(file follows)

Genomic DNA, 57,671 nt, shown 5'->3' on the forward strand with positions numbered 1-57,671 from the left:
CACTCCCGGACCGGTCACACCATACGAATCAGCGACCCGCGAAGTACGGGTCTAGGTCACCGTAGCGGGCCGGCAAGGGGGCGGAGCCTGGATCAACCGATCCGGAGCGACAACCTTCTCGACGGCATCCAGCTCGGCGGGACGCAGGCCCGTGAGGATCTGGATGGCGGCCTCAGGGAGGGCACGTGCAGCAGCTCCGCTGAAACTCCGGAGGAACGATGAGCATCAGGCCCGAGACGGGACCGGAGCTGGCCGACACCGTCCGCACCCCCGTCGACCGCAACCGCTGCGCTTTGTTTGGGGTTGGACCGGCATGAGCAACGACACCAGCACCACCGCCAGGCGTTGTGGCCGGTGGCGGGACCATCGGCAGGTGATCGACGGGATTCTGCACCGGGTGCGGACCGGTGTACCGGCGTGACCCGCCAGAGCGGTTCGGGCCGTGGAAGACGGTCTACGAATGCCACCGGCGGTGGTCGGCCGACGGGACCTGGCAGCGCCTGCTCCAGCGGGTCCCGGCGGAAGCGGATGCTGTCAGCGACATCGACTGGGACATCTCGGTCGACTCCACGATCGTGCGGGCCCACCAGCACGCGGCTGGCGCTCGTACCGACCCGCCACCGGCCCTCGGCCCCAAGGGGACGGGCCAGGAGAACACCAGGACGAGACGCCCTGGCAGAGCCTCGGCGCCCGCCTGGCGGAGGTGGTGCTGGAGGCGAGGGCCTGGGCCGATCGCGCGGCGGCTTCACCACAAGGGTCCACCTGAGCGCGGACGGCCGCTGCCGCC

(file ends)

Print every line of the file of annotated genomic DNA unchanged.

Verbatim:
Genomic DNA, 57,671 nt, shown 5'->3' on the forward strand with positions numbered 1-57,671 from the left:
CACTCCCGGACCGGTCACACCATACGAATCAGCGACCCGCGAAGTACGGGTCTAGGTCACCGTAGCGGGCCGGCAAGGGGGCGGAGCCTGGATCAACCGATCCGGAGCGACAACCTTCTCGACGGCATCCAGCTCGGCGGGACGCAGGCCCGTGAGGATCTGGATGGCGGCCTCAGGGAGGGCACGTGCAGCAGCTCCGCTGAAACTCCGGAGGAACGATGAGCATCAGGCCCGAGACGGGACCGGAGCTGGCCGACACCGTCCGCACCCCCGTCGACCGCAACCGCTGCGCTTTGTTTGGGGTTGGACCGGCATGAGCAACGACACCAGCACCACCGCCAGGCGTTGTGGCCGGTGGCGGGACCATCGGCAGGTGATCGACGGGATTCTGCACCGGGTGCGGACCGGTGTACCGGCGTGACCCGCCAGAGCGGTTCGGGCCGTGGAAGACGGTCTACGAATGCCACCGGCGGTGGTCGGCCGACGGGACCTGGCAGCGCCTGCTCCAGCGGGTCCCGGCGGAAGCGGATGCTGTCAGCGACATCGACTGGGACATCTCGGTCGACTCCACGATCGTGCGGGCCCACCAGCACGCGGCTGGCGCTCGTACCGACCCGCCACCGGCCCTCGGCCCCAAGGGGACGGGCCAGGAGAACACCAGGACGAGACGCCCTGGCAGAGCCTCGGCGCCCGCCTGGCGGAGGTGGTGCTGGAGGCGAGGGCCTGGGCCGATCGCGCGGCGGCTTCACCACAAGGGTCCACCTGAGCGCGGACGGCCGCTGCCGCC